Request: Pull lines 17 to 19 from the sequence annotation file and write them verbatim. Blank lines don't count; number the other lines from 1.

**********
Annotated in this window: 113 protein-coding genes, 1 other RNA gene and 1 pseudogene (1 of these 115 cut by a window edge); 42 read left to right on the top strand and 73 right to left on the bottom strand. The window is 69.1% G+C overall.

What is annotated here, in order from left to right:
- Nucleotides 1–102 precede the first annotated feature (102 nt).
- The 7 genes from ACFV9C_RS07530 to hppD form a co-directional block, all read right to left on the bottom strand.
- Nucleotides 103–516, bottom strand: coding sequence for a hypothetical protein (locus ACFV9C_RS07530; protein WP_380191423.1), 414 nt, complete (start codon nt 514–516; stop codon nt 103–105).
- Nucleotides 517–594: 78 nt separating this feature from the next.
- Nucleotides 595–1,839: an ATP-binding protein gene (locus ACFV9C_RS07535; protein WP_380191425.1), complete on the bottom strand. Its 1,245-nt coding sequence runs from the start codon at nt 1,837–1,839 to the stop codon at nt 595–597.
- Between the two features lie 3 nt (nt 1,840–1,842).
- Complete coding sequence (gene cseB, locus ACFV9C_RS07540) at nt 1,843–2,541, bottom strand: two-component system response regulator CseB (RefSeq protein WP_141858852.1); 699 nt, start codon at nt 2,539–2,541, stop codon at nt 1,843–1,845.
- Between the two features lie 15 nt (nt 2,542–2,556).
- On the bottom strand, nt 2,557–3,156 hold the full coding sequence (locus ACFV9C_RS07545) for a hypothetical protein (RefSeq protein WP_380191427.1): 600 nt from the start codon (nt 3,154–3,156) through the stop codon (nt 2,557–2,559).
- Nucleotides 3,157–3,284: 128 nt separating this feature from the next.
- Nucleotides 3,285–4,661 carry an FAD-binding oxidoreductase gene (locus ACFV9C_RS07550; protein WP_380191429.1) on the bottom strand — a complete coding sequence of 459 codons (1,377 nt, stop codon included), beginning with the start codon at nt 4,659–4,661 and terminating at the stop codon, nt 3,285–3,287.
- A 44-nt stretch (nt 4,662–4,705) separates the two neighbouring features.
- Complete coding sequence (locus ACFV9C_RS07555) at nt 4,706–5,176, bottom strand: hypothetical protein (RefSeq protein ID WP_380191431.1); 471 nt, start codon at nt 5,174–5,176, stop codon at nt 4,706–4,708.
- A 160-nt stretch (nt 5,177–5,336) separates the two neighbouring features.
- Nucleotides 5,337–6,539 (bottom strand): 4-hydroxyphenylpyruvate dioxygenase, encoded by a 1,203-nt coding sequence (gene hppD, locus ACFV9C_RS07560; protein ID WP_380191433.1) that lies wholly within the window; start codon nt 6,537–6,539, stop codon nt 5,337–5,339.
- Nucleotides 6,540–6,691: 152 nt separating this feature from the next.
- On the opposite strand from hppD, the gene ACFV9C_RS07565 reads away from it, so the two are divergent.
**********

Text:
- Nucleotides 5,337–6,539 (bottom strand): 4-hydroxyphenylpyruvate dioxygenase, encoded by a 1,203-nt coding sequence (gene hppD, locus ACFV9C_RS07560; protein ID WP_380191433.1) that lies wholly within the window; start codon nt 6,537–6,539, stop codon nt 5,337–5,339.
- Nucleotides 6,540–6,691: 152 nt separating this feature from the next.
- On the opposite strand from hppD, the gene ACFV9C_RS07565 reads away from it, so the two are divergent.